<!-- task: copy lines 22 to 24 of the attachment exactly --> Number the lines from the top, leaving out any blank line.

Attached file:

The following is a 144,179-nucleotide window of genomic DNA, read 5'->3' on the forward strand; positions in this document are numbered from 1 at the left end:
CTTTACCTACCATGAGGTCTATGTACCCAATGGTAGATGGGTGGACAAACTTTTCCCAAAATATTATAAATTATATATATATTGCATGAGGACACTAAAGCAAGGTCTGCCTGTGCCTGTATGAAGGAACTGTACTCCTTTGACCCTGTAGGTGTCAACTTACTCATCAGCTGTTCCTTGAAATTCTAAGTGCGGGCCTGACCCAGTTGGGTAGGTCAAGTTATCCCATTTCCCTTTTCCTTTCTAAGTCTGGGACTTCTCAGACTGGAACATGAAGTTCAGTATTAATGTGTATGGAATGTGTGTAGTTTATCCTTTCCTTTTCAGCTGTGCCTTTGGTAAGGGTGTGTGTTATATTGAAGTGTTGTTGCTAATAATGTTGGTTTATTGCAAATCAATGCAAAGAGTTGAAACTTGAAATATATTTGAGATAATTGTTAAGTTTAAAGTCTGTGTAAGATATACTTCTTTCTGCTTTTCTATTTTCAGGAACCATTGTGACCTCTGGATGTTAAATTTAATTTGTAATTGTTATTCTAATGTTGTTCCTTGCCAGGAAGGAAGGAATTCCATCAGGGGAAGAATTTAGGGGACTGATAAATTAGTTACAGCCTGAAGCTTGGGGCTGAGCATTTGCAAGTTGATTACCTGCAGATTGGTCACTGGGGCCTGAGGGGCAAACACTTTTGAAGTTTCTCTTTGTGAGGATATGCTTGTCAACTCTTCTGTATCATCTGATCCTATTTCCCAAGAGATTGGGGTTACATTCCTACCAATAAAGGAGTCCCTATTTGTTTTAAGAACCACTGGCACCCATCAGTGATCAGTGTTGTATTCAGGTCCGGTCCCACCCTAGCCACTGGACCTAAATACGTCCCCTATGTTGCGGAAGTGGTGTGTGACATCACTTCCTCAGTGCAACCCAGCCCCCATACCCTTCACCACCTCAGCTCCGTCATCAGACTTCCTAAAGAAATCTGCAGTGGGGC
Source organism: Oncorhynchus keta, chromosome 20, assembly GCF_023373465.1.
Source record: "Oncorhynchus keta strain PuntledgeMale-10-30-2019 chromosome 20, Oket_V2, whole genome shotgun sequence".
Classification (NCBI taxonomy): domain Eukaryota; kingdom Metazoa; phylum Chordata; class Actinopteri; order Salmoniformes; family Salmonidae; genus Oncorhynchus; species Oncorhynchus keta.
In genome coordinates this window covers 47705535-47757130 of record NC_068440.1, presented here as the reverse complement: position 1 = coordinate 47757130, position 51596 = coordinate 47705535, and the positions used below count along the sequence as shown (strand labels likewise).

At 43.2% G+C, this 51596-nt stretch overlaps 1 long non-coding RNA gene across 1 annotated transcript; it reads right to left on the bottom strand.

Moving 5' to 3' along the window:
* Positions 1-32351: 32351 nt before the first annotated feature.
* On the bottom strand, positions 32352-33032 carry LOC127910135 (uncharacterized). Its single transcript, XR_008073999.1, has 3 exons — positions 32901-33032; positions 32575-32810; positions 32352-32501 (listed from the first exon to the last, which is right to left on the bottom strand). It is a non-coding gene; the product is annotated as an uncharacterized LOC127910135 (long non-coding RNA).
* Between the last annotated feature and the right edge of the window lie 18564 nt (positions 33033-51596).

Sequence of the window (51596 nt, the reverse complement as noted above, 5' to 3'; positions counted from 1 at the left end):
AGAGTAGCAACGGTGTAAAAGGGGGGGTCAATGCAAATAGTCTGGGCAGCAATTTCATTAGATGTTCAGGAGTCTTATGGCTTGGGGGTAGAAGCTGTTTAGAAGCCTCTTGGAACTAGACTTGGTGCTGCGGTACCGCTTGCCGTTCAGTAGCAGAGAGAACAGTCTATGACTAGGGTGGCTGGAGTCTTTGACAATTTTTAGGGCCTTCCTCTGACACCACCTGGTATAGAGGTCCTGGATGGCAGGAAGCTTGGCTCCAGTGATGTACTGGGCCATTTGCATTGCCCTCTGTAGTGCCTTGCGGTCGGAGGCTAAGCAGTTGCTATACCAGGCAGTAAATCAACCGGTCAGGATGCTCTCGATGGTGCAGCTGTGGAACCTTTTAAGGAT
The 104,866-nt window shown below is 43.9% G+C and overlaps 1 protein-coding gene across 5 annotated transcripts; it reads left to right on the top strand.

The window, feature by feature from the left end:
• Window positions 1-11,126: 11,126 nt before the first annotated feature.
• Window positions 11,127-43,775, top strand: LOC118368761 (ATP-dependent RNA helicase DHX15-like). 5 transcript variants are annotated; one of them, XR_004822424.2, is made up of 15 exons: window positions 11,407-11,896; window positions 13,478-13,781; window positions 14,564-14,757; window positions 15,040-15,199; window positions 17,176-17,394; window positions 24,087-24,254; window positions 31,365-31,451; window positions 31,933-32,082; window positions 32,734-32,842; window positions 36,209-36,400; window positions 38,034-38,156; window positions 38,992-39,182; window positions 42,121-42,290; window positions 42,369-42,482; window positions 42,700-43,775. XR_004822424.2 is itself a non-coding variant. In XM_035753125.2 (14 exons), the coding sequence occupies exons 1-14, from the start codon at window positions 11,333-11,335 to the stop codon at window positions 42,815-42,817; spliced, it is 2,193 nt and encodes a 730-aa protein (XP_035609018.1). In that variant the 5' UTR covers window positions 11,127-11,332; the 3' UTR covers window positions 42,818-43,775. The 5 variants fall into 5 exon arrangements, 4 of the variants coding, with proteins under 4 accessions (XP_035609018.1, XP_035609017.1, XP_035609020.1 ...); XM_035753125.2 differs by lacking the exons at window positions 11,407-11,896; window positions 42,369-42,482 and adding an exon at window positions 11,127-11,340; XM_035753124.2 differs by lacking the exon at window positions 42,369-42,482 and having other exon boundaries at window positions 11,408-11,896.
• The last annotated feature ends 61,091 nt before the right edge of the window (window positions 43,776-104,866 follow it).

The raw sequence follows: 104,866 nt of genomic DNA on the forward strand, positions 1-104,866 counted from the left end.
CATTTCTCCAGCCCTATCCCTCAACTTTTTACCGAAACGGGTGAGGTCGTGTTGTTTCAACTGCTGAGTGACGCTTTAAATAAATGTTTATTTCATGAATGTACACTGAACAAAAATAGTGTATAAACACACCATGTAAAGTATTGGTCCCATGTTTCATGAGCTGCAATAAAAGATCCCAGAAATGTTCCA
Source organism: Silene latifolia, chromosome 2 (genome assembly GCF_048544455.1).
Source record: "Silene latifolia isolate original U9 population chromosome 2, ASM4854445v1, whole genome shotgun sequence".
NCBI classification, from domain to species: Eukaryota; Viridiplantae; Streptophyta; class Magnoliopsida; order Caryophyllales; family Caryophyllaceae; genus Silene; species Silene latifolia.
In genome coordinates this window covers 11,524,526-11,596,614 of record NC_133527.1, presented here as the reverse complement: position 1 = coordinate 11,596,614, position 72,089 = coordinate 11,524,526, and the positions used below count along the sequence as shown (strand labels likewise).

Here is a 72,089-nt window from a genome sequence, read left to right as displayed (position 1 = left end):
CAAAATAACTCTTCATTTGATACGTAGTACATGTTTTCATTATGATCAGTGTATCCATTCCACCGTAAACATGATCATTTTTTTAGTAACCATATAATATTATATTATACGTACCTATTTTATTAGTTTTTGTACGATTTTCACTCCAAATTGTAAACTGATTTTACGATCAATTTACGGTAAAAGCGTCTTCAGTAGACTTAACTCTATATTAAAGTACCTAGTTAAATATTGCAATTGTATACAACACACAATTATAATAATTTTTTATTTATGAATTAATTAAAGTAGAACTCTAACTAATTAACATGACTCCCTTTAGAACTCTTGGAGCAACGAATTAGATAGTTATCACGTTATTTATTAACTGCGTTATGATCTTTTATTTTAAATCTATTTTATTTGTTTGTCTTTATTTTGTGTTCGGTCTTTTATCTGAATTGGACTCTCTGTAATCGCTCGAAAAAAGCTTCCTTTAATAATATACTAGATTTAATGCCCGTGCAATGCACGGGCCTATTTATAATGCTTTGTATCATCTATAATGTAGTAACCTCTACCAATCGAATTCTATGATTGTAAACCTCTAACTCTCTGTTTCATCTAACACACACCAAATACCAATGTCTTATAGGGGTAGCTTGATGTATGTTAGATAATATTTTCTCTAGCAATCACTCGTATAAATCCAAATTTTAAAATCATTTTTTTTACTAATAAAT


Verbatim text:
Source record: "Silene latifolia isolate original U9 population chromosome 2, ASM4854445v1, whole genome shotgun sequence".
NCBI classification, from domain to species: Eukaryota; Viridiplantae; Streptophyta; class Magnoliopsida; order Caryophyllales; family Caryophyllaceae; genus Silene; species Silene latifolia.
In genome coordinates this window covers 11,524,526-11,596,614 of record NC_133527.1, presented here as the reverse complement: position 1 = coordinate 11,596,614, position 72,089 = coordinate 11,524,526, and the positions used below count along the sequence as shown (strand labels likewise).